Most of us menfolk were in prison. Our women Came to the front and took charge of the struggle. Which not only took the British government but their own menfolk by surprise. It was not only that display of courage and daring, but what was not only that Display of courage and daring, but what was even more surprising was the organizational power they showed.”
Miss Chopra finished reading these lines from Jawaharlal Nehru’s book, The Discovery of India. As she looked around the class a girl in the front row excitedly raised her hand. “I have heard my grandmother say the same thing. She remembers her mother often telling her about the huge public rallies she used to attend where women even from nearby villages could be seen shouting slogans against the British.” Miss Chopra nodded in agreement. “That’s right,” she said. “Women of that generation were passionately involved in the independence movement. It brought them out of their homes into public life. In fact when Gandhi made his famous call to Indian women to become politically active they responded enthusiastically.”
“Well, girls, the next weeks we are going to work on a project,” continued Miss Chopra. The entire class groaned inwardly at the thought of spending hours over dusty library books or piles of newspapers, reading about some obscure topic. But Miss Chopra’s mind was already made up. She was a firm believer in project work which she thought, taught her students together information beyond that given in their textbooks, and Nehru’s lines suddenly suggested to her the subject of her protect “The Women of India’.
“The Position of women in the family and in society has changed in the last 200 years. With the spread of education many new opportunities have opened up in different areas like medicine, law, business management teaching, the media and ofcourse, the ever popular computer sciences.” Miss Chopra then went on to say how better off women had failed to march in step with those better off among had failed to march in step with those better of better off among the upper and middle classes. “Obviously there is much to be done, particulary in villages, and I want you to think about the many problems women have to face all over India. As daughters, wives mothers and professional show do we see ourselves today and what are our dreams for tomarrow.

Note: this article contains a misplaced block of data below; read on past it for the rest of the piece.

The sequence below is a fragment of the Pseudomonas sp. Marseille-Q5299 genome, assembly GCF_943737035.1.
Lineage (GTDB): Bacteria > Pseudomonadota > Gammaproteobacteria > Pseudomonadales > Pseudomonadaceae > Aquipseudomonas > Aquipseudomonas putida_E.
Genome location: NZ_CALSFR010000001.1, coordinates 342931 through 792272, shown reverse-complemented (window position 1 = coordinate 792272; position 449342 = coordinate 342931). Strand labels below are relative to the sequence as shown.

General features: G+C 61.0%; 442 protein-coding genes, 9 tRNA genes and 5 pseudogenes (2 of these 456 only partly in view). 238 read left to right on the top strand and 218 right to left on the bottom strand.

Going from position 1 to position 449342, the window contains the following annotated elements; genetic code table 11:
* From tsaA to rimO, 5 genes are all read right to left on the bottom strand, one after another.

Miss Chopra paused. Her class of teenagers was beginning to get interested. Perhaps, a project on women did have an appeal after all.
A hand shot up, “can we not talk just about Indian women in general but also the more famous among them? “Why not,” said Miss Chopra encouragingly, “I want each one of you to write about the woman you admire most. Well, it could be someone well-known, a woman blessed with great talent, adored by millions; she might even be somebody not in the limelight but with distinct leadership qualities and a will to succeed against tremendous odds. You could choose from amongst queens and politicians, writers and poets, actresses and dancers, scientist and sportswomen. Let me see what you can come up with.” There were eager responses. “Rani of Jhansi,” suggested somebody. “Lata Mangeshkar,” said another girl. “Shabana Azmi”, “Meena Kumari”, “P.T.Usha”, “Medha Patkar”, “Aishwarya Rai”, “Razia sultan” came a chorus of replies.
Miss Chopra smiled, “this promises to be very interesting,” she said. “So let me begin with you priya. Who would you like to write about? Priya thought for a moment. She wanted to choose a modern personality-a woman of the times. Somebody who may have passed away but whose presence could still be felt, who lived on in people’s memories and was the subject of their discussions and arguments.
Then she remembered the book that her grandfather had given her recently-‘Glimpses of World History’. It was a series of about 200 letters written from prison by Jawaharlal Nehru to his young daughter Indira. Through them he presented the vast panorama of world history and the people who had shaped it. Priya had begun reading the book. Her interest in Indira Gandhi had been aroused by a conversation between her parents and grand parents about the war in the winter of 1971, from which Bangladesh emerged as an independent country on the eastern border of India. 1971 was a long time ago and yet Indira Gandhi seemed a living figure spanning the generations not only of her grandparents but also her parents.
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